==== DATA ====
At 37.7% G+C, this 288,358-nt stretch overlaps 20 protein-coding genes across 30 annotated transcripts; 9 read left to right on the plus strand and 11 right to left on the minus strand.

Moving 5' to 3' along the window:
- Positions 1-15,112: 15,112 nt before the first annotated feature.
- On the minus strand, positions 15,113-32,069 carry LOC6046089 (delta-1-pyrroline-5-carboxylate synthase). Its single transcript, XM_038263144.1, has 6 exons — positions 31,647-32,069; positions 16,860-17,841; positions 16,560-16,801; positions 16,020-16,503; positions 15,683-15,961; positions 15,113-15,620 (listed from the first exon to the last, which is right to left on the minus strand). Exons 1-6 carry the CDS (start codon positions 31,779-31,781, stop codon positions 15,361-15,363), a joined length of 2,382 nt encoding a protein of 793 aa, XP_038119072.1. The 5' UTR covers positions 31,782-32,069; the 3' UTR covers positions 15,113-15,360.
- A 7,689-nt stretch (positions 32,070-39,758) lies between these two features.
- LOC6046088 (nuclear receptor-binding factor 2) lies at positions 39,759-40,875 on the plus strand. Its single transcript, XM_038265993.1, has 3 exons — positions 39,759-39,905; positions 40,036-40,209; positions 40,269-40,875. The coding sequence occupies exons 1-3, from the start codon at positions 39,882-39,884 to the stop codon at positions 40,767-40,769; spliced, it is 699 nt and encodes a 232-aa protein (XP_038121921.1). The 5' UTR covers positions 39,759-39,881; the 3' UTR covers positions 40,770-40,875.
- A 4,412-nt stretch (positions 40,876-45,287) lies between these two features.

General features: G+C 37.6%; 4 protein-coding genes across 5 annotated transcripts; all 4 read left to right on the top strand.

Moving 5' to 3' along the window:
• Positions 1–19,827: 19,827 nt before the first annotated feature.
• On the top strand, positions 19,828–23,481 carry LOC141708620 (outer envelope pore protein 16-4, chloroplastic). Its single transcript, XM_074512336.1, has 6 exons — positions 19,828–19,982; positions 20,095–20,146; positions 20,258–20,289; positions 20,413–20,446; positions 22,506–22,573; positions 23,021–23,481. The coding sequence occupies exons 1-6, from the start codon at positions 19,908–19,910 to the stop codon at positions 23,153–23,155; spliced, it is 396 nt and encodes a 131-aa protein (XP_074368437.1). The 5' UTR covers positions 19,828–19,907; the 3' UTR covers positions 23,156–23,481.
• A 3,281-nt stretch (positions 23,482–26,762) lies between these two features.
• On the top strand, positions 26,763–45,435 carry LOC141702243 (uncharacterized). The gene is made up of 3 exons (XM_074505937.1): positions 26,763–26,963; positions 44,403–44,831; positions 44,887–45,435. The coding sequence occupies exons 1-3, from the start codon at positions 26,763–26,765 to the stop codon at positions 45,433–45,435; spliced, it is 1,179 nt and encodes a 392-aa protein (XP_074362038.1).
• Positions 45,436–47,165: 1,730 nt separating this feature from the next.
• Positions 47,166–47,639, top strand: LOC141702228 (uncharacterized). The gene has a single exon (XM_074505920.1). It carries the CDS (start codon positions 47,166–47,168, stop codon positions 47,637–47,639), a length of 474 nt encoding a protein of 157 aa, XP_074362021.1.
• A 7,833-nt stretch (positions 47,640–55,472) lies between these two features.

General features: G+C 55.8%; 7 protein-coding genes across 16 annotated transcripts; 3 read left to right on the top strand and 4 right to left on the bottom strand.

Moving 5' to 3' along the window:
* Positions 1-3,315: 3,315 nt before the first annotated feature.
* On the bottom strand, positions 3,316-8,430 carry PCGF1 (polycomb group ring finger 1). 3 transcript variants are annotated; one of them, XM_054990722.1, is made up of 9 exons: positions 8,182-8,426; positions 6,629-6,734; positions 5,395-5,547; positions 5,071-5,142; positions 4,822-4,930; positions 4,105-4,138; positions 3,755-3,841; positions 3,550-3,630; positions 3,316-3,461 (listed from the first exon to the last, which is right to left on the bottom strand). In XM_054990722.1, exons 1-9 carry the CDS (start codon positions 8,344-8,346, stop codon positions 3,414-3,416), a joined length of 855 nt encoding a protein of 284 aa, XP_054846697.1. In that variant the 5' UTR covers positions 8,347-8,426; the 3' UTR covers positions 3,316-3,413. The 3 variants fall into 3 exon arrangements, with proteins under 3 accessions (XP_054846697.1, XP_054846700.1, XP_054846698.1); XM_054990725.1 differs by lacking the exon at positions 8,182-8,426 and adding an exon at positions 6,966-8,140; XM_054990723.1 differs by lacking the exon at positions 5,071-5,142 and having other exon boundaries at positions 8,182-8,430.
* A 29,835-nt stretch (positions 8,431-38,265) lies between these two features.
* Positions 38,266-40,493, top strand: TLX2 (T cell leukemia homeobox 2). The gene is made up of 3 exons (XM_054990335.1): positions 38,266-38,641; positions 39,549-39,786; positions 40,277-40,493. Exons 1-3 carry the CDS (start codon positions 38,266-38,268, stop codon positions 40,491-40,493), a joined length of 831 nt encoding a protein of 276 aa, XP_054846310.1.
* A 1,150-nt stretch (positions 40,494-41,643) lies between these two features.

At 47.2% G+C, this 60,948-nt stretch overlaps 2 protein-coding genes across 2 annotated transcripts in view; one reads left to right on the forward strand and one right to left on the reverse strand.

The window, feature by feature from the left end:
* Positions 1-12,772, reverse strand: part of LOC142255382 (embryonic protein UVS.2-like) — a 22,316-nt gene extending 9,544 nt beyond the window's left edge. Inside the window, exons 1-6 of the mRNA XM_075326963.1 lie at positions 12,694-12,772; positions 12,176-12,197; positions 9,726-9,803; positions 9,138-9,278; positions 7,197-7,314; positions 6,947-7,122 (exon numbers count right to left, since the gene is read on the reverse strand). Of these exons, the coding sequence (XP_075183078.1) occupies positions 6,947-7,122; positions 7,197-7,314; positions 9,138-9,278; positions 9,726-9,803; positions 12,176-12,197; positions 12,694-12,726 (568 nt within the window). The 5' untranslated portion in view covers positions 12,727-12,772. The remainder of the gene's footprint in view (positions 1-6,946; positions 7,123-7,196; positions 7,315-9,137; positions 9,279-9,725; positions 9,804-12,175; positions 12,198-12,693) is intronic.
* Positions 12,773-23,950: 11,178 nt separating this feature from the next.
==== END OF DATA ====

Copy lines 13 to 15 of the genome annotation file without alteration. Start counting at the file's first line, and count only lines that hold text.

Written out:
• On the top strand, positions 26,763–45,435 carry LOC141702243 (uncharacterized). The gene is made up of 3 exons (XM_074505937.1): positions 26,763–26,963; positions 44,403–44,831; positions 44,887–45,435. The coding sequence occupies exons 1-3, from the start codon at positions 26,763–26,765 to the stop codon at positions 45,433–45,435; spliced, it is 1,179 nt and encodes a 392-aa protein (XP_074362038.1).
• Positions 45,436–47,165: 1,730 nt separating this feature from the next.
• Positions 47,166–47,639, top strand: LOC141702228 (uncharacterized). The gene has a single exon (XM_074505920.1). It carries the CDS (start codon positions 47,166–47,168, stop codon positions 47,637–47,639), a length of 474 nt encoding a protein of 157 aa, XP_074362021.1.